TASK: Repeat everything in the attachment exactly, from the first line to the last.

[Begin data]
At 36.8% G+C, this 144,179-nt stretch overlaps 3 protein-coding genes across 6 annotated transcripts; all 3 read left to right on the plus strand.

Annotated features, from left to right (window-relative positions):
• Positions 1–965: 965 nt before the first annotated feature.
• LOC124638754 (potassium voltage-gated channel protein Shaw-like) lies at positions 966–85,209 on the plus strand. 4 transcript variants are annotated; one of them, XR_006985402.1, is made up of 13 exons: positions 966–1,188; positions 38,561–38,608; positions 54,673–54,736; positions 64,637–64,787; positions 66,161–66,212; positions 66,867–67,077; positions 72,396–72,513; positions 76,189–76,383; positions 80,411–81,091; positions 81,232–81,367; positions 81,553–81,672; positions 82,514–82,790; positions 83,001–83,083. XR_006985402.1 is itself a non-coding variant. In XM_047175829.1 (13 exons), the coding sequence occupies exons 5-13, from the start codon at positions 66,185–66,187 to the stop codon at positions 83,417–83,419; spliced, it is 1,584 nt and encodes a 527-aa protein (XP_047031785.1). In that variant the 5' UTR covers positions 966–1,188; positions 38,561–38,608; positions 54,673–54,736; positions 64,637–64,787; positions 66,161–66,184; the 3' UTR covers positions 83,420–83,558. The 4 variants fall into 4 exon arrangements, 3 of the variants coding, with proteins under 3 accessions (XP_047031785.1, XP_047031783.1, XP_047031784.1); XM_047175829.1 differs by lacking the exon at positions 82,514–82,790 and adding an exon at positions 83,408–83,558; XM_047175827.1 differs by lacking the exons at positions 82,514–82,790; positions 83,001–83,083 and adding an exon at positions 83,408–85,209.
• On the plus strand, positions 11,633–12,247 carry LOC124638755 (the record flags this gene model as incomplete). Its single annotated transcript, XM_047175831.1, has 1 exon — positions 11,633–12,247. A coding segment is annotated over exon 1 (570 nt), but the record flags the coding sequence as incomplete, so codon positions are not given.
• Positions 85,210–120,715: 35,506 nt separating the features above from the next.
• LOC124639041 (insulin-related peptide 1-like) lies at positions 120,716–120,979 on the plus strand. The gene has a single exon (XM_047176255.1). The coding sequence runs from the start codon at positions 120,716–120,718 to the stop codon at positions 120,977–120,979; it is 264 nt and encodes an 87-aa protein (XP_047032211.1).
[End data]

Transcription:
At 36.8% G+C, this 144,179-nt stretch overlaps 3 protein-coding genes across 6 annotated transcripts; all 3 read left to right on the plus strand.

Annotated features, from left to right (window-relative positions):
• Positions 1–965: 965 nt before the first annotated feature.
• LOC124638754 (potassium voltage-gated channel protein Shaw-like) lies at positions 966–85,209 on the plus strand. 4 transcript variants are annotated; one of them, XR_006985402.1, is made up of 13 exons: positions 966–1,188; positions 38,561–38,608; positions 54,673–54,736; positions 64,637–64,787; positions 66,161–66,212; positions 66,867–67,077; positions 72,396–72,513; positions 76,189–76,383; positions 80,411–81,091; positions 81,232–81,367; positions 81,553–81,672; positions 82,514–82,790; positions 83,001–83,083. XR_006985402.1 is itself a non-coding variant. In XM_047175829.1 (13 exons), the coding sequence occupies exons 5-13, from the start codon at positions 66,185–66,187 to the stop codon at positions 83,417–83,419; spliced, it is 1,584 nt and encodes a 527-aa protein (XP_047031785.1). In that variant the 5' UTR covers positions 966–1,188; positions 38,561–38,608; positions 54,673–54,736; positions 64,637–64,787; positions 66,161–66,184; the 3' UTR covers positions 83,420–83,558. The 4 variants fall into 4 exon arrangements, 3 of the variants coding, with proteins under 3 accessions (XP_047031785.1, XP_047031783.1, XP_047031784.1); XM_047175829.1 differs by lacking the exon at positions 82,514–82,790 and adding an exon at positions 83,408–83,558; XM_047175827.1 differs by lacking the exons at positions 82,514–82,790; positions 83,001–83,083 and adding an exon at positions 83,408–85,209.
• On the plus strand, positions 11,633–12,247 carry LOC124638755 (the record flags this gene model as incomplete). Its single annotated transcript, XM_047175831.1, has 1 exon — positions 11,633–12,247. A coding segment is annotated over exon 1 (570 nt), but the record flags the coding sequence as incomplete, so codon positions are not given.
• Positions 85,210–120,715: 35,506 nt separating the features above from the next.
• LOC124639041 (insulin-related peptide 1-like) lies at positions 120,716–120,979 on the plus strand. The gene has a single exon (XM_047176255.1). The coding sequence runs from the start codon at positions 120,716–120,718 to the stop codon at positions 120,977–120,979; it is 264 nt and encodes an 87-aa protein (XP_047032211.1).